I don't often look at the sparsity so I'm not sure, but not that I am aware of. However, the sparsity is very dependent on the model you are looking at (particularly what kind of symmetries it has) and what type of algorithm you are using.

For example, if you are using DMRG to find the ground state of the Hubbard model, you can choose to conserve only the fermionic parity, which would lead to a sparsity of 50%, or you can conserve particle number and spin, which would lead to a lower sparsity (and therefore a lower runtime). Additionally, if you use DMRG to study the 2D Hubbard model on a cylinder, you could also conserve momentum around the cylinder, which would lead to an even lower sparsity.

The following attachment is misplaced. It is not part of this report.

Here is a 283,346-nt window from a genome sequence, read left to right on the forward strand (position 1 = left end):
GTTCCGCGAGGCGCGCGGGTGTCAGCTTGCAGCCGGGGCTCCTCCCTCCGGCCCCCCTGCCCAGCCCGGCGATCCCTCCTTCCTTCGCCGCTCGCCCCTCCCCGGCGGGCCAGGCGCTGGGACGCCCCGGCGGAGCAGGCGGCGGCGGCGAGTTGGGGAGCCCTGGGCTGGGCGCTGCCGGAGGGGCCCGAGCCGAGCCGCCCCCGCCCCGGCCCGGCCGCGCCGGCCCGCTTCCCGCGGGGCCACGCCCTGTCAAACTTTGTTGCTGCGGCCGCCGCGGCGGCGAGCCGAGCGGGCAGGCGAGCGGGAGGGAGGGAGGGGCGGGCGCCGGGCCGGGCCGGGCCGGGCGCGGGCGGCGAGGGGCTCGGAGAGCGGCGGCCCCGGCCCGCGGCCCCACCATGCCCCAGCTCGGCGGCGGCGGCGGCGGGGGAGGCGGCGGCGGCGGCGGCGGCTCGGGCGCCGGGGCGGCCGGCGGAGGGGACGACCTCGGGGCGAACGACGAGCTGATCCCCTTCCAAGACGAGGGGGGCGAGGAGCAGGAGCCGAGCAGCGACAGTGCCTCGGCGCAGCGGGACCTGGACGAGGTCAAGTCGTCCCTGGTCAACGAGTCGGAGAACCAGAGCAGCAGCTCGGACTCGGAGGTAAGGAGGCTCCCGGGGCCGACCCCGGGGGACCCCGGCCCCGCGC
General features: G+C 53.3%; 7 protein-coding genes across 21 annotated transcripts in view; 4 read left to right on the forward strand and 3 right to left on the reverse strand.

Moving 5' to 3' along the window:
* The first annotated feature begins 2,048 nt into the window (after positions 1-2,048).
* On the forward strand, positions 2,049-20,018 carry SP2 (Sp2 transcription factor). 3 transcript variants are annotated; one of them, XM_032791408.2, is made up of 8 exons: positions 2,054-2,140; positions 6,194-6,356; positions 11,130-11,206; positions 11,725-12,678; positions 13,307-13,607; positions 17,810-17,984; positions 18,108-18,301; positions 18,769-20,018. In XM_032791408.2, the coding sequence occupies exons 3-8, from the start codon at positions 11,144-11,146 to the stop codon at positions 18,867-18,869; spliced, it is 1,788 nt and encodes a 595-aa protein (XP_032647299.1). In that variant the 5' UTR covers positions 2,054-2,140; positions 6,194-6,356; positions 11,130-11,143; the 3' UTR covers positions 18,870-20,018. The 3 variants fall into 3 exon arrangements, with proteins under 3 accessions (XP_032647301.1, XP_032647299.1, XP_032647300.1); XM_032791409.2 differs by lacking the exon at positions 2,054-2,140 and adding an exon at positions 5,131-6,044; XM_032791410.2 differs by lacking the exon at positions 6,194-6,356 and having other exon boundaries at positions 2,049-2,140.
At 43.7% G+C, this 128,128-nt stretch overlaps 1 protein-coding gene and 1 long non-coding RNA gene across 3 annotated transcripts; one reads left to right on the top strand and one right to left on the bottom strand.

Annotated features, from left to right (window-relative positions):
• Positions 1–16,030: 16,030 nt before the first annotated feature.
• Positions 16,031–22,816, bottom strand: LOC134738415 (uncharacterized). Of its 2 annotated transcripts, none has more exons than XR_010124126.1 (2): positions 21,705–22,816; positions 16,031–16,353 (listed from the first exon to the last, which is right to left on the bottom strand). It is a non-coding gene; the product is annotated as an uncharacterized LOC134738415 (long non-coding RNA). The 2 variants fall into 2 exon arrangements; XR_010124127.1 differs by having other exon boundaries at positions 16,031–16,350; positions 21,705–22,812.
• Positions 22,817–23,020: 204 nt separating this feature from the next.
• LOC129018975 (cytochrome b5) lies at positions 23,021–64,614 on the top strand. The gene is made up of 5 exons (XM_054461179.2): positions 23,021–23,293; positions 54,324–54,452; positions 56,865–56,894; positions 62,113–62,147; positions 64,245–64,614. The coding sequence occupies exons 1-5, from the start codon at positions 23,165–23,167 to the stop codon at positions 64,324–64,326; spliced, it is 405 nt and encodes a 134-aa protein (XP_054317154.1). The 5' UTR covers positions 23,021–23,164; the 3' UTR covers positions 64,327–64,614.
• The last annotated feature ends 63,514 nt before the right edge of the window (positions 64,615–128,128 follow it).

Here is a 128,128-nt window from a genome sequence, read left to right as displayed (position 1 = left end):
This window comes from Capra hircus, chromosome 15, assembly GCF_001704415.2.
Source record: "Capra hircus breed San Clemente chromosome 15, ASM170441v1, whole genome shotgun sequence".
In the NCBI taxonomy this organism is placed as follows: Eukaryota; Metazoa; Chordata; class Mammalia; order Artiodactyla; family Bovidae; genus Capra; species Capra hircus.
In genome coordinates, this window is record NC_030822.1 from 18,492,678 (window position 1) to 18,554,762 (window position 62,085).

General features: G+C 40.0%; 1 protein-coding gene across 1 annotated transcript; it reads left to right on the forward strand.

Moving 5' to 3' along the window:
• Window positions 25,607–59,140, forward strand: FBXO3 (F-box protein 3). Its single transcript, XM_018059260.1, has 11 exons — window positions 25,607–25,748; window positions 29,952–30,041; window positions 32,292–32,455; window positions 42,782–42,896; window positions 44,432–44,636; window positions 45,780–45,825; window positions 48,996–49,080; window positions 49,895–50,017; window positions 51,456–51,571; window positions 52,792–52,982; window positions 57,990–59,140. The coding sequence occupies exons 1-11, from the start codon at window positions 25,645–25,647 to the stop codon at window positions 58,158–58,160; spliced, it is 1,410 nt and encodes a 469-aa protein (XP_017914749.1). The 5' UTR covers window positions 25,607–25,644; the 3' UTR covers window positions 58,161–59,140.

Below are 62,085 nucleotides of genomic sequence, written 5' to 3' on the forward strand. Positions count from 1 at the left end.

Using non-abelian symmetries like SU(2) symmetry, which is not currently available in ITensor, would lead to even lower sparsity. Additionally, higher dimensional tensor network algorithms (like PEPS) may have lower sparsity than MPS algorithms like DMRG (but I have not compared, so that is just speculation).

Another factor in the sparsity measure is that we are only using block sparsity right now in ITensor. Hamiltonians are quite sparse beyond just block sparsity (i.e. likely the blocks themselves are sparse), so it would be nice to take advantage of that as well, but we have not tried that yet.